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NASA Perseverance Rover landing: Date, times and how to watch live stream

The Mars 2020 mission reaches the most dangerous phase as the NASA spacecraft touches down, becoming just the fifth to reach the red planet.

NASA Mars rover discovery excites scientists

NASA aims to land its fifth rover on Mars on Thursday as its Perseverance Rover touches down on the planet’s surface. The landing will mark the first significant step of NASA’s ten-year mission to get samples of Martian rock back to Earth for the first time.

The rover will be carrying the first microphones and aircraft to ever reach the red planet, and packs more cameras than any previous mission. Also on board is a life-detecting pair known as SHERLOC and WATSON who will be able to scan for organic materials, minerals and chemicals and take microscopic pictures of the Mars surface.

"Landing on Mars is hard," said the space agency in a statement on the mission. "Only about 40% of the missions ever sent to Mars -- by any space agency -- have been successful."

How and when to watch NASA Perseverance Rover land on Mars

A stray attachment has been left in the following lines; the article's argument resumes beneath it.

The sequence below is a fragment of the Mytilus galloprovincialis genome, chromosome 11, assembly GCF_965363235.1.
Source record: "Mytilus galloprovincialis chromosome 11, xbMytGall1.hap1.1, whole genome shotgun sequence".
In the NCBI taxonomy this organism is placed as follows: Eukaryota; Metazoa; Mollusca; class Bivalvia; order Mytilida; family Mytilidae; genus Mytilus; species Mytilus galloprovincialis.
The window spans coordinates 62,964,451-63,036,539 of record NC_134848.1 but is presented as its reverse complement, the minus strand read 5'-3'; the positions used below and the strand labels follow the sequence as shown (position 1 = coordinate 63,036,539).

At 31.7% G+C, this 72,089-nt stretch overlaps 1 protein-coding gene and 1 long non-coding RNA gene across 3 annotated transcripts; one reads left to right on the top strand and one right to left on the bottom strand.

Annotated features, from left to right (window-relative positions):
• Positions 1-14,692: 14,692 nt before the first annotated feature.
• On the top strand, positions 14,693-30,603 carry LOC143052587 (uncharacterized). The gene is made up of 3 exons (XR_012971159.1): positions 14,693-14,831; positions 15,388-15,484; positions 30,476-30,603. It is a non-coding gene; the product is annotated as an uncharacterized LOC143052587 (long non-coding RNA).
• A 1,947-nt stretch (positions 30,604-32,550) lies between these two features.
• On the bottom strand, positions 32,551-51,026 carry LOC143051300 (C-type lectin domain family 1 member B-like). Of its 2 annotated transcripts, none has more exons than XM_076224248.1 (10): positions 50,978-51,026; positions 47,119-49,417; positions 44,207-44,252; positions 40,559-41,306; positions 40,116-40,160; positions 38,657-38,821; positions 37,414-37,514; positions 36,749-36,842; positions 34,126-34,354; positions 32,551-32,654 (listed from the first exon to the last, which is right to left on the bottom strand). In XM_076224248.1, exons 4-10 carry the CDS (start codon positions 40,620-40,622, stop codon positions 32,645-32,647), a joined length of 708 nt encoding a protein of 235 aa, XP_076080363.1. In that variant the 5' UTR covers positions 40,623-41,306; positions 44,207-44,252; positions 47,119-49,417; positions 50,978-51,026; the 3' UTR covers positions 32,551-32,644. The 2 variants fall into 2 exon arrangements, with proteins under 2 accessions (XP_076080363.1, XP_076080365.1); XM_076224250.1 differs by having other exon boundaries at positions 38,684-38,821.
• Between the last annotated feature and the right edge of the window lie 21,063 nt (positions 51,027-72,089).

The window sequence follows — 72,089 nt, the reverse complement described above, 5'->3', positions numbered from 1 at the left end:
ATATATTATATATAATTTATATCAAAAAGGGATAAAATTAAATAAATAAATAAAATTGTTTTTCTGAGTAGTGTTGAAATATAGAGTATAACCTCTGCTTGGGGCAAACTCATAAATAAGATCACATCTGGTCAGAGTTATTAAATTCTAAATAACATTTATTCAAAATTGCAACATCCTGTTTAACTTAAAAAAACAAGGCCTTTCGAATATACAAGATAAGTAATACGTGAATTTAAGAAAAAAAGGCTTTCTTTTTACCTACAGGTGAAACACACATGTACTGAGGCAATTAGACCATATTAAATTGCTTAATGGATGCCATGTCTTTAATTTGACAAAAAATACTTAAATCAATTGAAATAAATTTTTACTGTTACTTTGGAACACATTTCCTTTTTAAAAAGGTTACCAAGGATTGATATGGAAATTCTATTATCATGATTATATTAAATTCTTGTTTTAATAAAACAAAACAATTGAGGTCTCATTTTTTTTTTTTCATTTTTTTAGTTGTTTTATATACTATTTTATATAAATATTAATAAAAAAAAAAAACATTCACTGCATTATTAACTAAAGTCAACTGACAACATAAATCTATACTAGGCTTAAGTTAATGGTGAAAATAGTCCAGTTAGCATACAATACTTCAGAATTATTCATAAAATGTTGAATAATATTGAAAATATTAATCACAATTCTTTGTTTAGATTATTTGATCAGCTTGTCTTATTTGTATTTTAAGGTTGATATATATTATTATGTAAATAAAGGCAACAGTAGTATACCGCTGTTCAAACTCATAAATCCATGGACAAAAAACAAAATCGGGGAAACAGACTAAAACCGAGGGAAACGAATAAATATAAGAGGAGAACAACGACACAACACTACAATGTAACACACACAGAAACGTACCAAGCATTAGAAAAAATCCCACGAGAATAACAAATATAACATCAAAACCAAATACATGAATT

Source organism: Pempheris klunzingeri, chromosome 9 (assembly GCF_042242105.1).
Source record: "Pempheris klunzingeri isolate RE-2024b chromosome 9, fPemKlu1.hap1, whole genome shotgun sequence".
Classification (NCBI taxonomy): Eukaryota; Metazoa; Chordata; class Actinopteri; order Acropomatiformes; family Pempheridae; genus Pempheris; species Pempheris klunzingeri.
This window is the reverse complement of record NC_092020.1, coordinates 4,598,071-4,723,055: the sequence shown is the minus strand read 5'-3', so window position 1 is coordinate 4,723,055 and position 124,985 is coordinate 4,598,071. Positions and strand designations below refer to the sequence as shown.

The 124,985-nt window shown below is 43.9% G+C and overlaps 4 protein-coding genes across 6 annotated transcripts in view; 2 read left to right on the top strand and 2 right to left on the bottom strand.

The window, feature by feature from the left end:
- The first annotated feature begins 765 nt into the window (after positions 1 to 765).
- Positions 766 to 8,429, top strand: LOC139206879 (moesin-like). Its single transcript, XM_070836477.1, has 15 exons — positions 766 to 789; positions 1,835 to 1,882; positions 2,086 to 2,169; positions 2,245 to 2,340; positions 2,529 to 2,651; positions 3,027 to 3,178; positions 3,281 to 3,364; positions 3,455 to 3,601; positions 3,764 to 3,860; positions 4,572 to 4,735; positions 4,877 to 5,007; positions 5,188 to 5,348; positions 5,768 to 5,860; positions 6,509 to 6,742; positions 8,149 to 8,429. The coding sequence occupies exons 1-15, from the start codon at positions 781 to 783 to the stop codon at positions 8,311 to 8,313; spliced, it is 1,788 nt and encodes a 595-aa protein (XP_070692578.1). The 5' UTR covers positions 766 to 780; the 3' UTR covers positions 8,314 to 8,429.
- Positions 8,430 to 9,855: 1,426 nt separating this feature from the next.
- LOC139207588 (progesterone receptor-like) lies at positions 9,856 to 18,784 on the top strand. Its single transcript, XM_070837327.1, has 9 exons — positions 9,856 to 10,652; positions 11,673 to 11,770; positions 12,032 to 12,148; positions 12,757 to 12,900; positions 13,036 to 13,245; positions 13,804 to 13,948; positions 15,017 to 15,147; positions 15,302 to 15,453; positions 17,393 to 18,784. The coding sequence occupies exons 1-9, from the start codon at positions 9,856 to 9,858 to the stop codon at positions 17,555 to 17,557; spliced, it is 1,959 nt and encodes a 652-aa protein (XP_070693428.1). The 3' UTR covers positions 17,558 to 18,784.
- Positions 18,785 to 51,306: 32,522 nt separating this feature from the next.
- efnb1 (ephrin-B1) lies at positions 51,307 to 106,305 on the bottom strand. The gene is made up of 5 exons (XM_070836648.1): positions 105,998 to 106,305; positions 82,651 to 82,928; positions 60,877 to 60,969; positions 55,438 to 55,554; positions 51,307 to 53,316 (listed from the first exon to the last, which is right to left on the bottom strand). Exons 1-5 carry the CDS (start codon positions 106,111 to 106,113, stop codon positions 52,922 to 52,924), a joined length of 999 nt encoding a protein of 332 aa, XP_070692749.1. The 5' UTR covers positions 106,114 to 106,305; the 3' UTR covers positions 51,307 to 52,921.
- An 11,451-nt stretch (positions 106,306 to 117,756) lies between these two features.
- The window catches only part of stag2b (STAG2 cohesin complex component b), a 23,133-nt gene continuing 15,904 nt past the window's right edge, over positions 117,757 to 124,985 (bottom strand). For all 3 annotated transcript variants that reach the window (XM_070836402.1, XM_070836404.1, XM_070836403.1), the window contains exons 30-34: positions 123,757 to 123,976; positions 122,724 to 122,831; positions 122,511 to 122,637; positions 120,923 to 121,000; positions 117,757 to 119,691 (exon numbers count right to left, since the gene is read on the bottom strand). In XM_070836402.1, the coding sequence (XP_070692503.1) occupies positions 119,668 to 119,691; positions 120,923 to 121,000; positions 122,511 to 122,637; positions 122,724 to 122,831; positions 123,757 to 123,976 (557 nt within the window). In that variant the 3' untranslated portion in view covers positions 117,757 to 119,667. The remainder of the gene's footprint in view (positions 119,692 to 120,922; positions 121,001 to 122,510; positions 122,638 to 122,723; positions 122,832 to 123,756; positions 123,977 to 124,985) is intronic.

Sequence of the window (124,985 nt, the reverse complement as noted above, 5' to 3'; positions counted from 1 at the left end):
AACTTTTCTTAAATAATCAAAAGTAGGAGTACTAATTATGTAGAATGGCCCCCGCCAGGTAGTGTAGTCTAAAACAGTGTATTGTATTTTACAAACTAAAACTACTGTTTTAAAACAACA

Helpfully, NASA are making the momentous occasion available to watch live for free on a variety of streaming services. The NASA TV channel on YouTube will broadcast events live, while streams will also be available on the agency's Twitter, Facebook, LinkedIn, Twitch, Daily Motion, Theta.TV, and NASA App.

The coverage begins on Thursday, 18 February at 11:15am (PT). The Perseverance Rover is then expected to touch down in the Jezero Crater on the surface of Mars at around 12:30pm. (PT).

For viewers tuning in across the globe, here’s the broadcast start times around the world:

  • USA: 11:15 am PT / 14:15 pm ET
  • Brazil: 16:15 pm (Rio)
  • UK: 19:15 pm
  • South Africa: 21:15 pm
  • Russia: 22:15 pm (Moscow)
  • United Arab Emirates: 23:15 pm

Friday, 19 February

  • India: 12:45am
  • China: 3:15am
  • Japan: 4:15am
  • Australia: 6:15am AEDT

What else can I watch?

Thursday’s action will be the most perilous phase of the Mars 2020 mission as the Perseverance Rover finally touches down on the surface of the red planet. Entry, Descent, and Landing (often referred to as EDL) sees the spacecraft drop from speeds of nearly 12,500 miles per hour to stationary in just seven minutes.

To make things even trickier, it takes around 11 minutes for the radio signal to get back to earth, so the spacecraft will already have landed on the surface before the mission team knows it has even reached the planet’s atmosphere.

For more information on the history-making mission, check out the NASA website for extra content. There are videos on the search for life on Mars; on the technological breakthroughs that made this mission possible and even a behind-the-scenes look and NASA’s Jet Propulsion Laboratory.


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